Museums in social mediaBest Practice Session
Natalia Dudareva, Denmark
Keywords: social media, Facebook, museum audeinces, typology, communication, arts marketing
What makes social media relevant for arts and culture marketing: a study applied to Facebook pages of three museums in Copenhagen
Social media is transforming the way people interact with each other, make decisions in their daily lives, and receive information (Qualman, 2009). Therefore, museums are trying different approaches to utilising these media for improving their marketing and communication practices (Kelly, 2013). In this research, I explored the existing audiences of museums on Facebook in order to find out what motivates them to read these pages.
I present the results of research conducted as a part of master’s thesis aimed at finding out how social media can be relevant for marketing of museums. I view the pages of museums from the standpoint of marketing strategy, and through this research I seek to describe how social media can be used for the marketing strategy of museums.
This research was conducted in collaboration with three museums located in Copenhagen: The National Gallery of Denmark, The National Museum of Denmark, and The David Collection. Each of them opened up the opportunity to share the quantitative questionnaire through their Facebook pages.
Results of the research demonstrated that the audiences of museums on Facebook are not homogenous. Instead, different kinds of motivations are involved in following museums in social media and interacting with them online. Although I identified a connection between following museums on Facebook and visiting them, it is possible to say that the online representation of museums is becoming an experience of its own, which means that it also attracts those who do not tend to visit museums regularly. These findings make it possible to suggest how social media can be used to enhance long-term relationships with audiences of museums and to engage new audience groups with the museum experiences.
How did I research the relevance of social media for museum marketing?
The goal of this work is to explore the possibilities that social media can offer for enhancing the marketing strategies of museums. Therefore, I analysed a range of academic works on arts and cultural marketing, and museum marketing in particular. This analysis showed that to reach the main goals of museum marketing, such as attracting more visitors and expanding access to museum experiences, it is necessary to understand what kinds of consumers attend museums (Kotler, 2008). Moreover, it is necessary to identify on which of them the museums would like to focus their marketing efforts (Ibid.).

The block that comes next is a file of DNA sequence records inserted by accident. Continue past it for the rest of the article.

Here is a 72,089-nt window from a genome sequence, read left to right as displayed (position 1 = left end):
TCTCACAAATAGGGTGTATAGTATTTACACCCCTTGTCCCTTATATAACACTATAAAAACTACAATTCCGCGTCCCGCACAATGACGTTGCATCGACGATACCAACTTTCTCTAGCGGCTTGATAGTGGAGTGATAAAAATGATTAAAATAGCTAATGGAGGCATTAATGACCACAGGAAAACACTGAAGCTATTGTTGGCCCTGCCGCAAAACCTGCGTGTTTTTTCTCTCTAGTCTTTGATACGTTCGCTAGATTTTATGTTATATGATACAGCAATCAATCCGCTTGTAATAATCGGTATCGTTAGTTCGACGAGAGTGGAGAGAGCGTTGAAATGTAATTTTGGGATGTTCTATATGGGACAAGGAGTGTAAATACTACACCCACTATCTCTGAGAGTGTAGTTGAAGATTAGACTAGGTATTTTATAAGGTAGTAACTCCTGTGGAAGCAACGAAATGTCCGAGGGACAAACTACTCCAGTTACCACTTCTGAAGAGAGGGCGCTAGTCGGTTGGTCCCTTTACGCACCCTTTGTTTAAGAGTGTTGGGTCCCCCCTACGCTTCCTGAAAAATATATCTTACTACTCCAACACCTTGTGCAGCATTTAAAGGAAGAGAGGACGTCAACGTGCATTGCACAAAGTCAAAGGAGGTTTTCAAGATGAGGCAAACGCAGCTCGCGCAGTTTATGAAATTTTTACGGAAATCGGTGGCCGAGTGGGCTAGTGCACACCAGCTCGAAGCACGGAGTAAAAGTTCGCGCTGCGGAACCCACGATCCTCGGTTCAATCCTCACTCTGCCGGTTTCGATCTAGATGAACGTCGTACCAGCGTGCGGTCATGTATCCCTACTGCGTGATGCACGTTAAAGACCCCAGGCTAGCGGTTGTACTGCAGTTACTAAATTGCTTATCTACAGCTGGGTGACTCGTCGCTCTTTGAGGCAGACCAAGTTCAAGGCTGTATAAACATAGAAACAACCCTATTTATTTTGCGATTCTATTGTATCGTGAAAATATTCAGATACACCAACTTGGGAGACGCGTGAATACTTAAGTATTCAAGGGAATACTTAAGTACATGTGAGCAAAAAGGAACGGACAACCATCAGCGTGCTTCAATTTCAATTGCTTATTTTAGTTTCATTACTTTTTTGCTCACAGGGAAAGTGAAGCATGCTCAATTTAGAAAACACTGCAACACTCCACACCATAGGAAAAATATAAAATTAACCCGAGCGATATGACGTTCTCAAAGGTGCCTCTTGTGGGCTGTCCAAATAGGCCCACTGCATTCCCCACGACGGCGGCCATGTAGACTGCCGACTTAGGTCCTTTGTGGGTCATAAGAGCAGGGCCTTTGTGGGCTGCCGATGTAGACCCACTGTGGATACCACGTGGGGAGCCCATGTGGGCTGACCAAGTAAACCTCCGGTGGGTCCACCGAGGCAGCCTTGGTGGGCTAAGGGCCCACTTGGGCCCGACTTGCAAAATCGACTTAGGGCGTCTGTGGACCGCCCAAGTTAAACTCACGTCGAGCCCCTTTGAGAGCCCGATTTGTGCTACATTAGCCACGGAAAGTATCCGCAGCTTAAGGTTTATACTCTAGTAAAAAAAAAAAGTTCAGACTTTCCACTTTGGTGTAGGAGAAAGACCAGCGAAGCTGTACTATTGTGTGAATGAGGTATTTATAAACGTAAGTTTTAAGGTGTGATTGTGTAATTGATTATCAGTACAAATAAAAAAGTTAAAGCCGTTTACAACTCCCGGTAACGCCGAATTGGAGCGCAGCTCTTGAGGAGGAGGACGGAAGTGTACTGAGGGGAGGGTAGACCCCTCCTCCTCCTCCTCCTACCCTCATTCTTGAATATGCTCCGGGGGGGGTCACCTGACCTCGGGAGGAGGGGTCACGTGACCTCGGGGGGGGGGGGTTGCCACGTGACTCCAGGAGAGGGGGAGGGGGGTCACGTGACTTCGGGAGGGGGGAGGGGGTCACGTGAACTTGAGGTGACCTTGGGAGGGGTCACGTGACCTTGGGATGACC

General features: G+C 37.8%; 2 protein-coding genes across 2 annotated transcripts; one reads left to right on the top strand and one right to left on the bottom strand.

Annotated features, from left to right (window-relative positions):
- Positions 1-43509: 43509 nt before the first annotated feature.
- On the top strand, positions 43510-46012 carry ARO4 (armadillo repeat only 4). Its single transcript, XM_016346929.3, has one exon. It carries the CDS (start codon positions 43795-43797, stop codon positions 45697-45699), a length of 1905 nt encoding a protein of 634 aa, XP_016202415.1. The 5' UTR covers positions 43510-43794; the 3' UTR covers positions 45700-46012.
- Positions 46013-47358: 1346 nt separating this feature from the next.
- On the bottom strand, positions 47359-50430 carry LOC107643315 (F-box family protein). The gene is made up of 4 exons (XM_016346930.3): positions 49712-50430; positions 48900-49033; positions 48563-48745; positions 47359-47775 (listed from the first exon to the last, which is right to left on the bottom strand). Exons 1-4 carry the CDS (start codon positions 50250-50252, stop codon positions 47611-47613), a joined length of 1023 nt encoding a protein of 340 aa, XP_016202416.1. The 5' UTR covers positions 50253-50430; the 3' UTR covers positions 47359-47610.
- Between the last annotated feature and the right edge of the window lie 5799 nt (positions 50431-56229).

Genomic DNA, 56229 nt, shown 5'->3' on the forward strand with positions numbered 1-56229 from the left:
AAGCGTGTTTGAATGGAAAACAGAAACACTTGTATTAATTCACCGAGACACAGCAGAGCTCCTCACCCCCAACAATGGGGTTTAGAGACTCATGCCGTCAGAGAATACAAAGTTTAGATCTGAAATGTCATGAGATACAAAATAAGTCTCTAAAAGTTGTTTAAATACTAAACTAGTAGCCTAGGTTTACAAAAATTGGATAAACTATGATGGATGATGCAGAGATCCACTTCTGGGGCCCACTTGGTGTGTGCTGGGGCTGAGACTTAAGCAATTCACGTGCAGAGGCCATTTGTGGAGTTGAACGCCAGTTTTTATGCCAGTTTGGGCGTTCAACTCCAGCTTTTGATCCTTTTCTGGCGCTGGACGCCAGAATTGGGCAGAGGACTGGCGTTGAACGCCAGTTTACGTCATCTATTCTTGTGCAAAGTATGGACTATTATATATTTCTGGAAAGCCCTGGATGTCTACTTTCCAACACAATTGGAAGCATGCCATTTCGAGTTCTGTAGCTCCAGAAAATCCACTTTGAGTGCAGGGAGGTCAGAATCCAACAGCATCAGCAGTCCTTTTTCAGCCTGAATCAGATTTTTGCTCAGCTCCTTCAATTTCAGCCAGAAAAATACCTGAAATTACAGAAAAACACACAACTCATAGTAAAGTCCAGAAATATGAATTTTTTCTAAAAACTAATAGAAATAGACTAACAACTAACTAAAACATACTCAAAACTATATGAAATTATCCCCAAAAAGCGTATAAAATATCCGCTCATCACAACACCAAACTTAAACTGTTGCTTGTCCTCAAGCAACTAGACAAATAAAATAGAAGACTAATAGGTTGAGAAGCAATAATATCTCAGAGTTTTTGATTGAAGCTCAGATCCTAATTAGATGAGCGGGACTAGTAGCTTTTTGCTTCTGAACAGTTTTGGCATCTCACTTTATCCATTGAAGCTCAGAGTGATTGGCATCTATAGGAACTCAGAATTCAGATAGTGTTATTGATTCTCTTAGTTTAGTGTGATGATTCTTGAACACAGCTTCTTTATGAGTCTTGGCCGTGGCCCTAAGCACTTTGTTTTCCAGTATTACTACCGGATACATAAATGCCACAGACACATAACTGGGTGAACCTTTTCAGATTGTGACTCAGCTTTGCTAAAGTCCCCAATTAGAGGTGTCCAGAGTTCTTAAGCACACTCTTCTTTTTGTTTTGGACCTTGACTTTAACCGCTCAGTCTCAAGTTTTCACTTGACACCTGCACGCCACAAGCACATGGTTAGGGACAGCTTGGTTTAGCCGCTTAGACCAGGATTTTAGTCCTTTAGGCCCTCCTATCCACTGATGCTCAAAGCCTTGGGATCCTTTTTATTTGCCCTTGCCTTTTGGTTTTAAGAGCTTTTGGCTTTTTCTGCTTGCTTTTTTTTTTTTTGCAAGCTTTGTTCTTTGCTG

Bringing knowledge of museum marketing into the environment of social media, I referred to works that elaborate on the characteristics of this online environment and on the ways that museums can represent themselves in these media. Analysis of different works on social media shows that they are regarded as online platforms that provide functionality for creating personal profiles and interacting with other profiles, building communities, and sharing digital media resources (Qualman, 2009).
Placing museums into the environment of social media, Kelly (2013) proposes to examine social media as platforms for providing and developing two-way communication between museums and their audiences. Yet in order to develop this mutual communication, it is necessary to understand why the users of social media are following pages of organisations on Facebook and how the resulting interactions can be managed and developed (Wallace et al, 2014).
To find out why the users of Facebook choose to follow and interact with the pages of museums, I based my research on the frameworks of motivations and values of cultural consumption. By combining the categories of cultural experiences described by Foreman-Wernet et al. (2011) with the factors explaining arts attendance described by Bakke (2009) and the four dimensions of cultural experience elaborated by Petkus (2002), I formed my own approach to exploring the motivations for following the pages of museums on Facebook. It includes three core groups of motivations: the intrinsic benefits of arts and culture, manifestation and development of personal identity, and education and intellectual development. To adapt these motivations for a study in social media, I supplemented them with the fourth element that is crucial for this environment: socialization and interaction. Figure 1 demonstrates these four elements as a part of motivation for cultural consumption in social media.
Figure 1: four groups of motivations for cultural consumption in social media
This figure illustrates the four groups of motivations that were formed through analysis of literature on museum marketing, social media environment, and the characteristics of cultural experiences.
I formulated a quantitative questionnaire based on these four groups of motivations. Its main goals were to provide a description of the Facebook users who follow museums in social media in terms of motivations for doing so, and to supplement it with a general description of these audiences, as well as with information about their visits to museums.